This Program Project application, entitled """"""""Molecular and Cellular Mechanisms of Vascular Anomalies"""""""" requests continued funding for collaborative efforts of three research groups, two in Boston, and one in Brussels, Belgium to elucidate pathogenetic mechanisms of human vascular anomalies, to generate mouse models and identify therapeutic targets. These common vascular disorders belong to the group of childhood conditions popularly known as vascular birthmarks. One in about 100 children born have a vascular birthmark, and although significant progress has been made in identifying the genetic basis for many of the more rare forms of these anomalies, they are frequently misdiagnosed and effective therapies are unavailable. To advance pathogenetic understanding of vascular anomalies, provide the basis for better molecular diagnostic tools and development of new rational therapies, the investigators propose to continue their research on infantile hemangioma, a vascular tumor found in 10% of Caucasian children at 1 year of age, and venous malformations through highly interactive program consisting of three Projects and three Cores. Hemangiomas usually appear a few days after birth, grow rapidly for a few weeks to months, and then slowly regress over a 5-10-year period. Malformations do not regress, but grow with the child and can become life-threatening. Building on discoveries made during the first grant period and taking advantage of exceptional patient-data, tissue, cell and nucleic acid resources that have been collected in two Cores, one in Boston and one in Brussels, the investigators propose to use genetic, cell biological, and protein chemistry techniques to gain deeper understanding of how gene mutations that are associated with hemangioma and venous malformations affect endothelial and smooth muscle cell differentiation and function. Animal models comprising human cells transplanted into immunocompromised mice and genetically modified mice carrying hemangioma- and venous malformation-associated mutations will be characterized and used for testing hypotheses and explored for preclinical trials of disease-modifying drugs.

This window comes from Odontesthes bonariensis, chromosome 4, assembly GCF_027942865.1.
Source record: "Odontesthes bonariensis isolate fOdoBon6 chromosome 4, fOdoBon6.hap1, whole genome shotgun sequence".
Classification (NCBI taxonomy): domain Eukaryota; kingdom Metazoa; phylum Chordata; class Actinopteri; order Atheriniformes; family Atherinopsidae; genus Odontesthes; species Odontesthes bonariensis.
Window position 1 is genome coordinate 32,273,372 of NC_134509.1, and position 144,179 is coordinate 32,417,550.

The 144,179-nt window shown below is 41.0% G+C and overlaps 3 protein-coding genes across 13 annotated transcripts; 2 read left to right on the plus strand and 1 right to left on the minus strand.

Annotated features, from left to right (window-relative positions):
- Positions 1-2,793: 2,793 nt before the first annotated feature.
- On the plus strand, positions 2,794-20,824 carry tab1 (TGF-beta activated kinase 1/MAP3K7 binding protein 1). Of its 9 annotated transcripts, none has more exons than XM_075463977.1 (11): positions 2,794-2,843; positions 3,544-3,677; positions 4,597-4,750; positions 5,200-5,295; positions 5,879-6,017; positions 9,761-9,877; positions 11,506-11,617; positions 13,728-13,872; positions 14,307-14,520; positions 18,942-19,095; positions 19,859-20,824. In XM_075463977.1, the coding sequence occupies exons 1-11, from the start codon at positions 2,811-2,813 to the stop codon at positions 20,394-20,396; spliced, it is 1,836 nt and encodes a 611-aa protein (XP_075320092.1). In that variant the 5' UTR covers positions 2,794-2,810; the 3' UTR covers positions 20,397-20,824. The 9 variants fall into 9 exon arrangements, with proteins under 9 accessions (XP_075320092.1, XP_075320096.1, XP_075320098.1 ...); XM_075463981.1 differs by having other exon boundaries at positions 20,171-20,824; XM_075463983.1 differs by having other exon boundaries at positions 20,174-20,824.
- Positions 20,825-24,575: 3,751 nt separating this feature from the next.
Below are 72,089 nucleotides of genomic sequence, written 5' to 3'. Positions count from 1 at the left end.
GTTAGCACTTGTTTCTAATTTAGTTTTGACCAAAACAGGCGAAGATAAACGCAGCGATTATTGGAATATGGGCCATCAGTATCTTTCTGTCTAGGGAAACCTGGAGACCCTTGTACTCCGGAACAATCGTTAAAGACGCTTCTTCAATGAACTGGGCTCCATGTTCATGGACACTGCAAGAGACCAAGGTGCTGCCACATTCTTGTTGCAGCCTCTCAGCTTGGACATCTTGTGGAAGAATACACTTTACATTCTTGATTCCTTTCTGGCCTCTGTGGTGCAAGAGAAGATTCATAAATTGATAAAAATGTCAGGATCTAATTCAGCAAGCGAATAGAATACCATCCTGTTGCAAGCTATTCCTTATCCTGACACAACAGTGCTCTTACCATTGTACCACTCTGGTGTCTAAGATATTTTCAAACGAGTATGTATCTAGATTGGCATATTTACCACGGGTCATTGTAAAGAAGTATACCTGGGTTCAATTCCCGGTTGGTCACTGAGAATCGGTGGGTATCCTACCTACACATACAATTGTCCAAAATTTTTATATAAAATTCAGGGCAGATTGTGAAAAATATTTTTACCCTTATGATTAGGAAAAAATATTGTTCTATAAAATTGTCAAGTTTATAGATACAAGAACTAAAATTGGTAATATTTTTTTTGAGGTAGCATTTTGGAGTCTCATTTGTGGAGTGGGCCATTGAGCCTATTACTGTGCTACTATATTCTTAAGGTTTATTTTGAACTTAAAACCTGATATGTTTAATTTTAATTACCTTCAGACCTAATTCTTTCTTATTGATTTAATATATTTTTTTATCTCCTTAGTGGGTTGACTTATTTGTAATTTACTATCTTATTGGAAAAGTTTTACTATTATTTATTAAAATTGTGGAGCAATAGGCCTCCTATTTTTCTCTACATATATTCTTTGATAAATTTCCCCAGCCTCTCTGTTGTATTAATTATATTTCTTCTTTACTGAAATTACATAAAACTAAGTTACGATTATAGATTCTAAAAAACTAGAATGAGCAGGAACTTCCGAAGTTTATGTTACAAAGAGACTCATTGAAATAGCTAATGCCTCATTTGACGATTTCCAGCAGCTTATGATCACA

Aimed at developing effective therapies for relatively common vascular disorders of childhood, the results of the proposed research is likely to have significant impact also on other diseases of adults that involve abnormal blood vessel formation, such as growth of malignant tumors, diabetic vascular disease, and agerelated macular degeneration.
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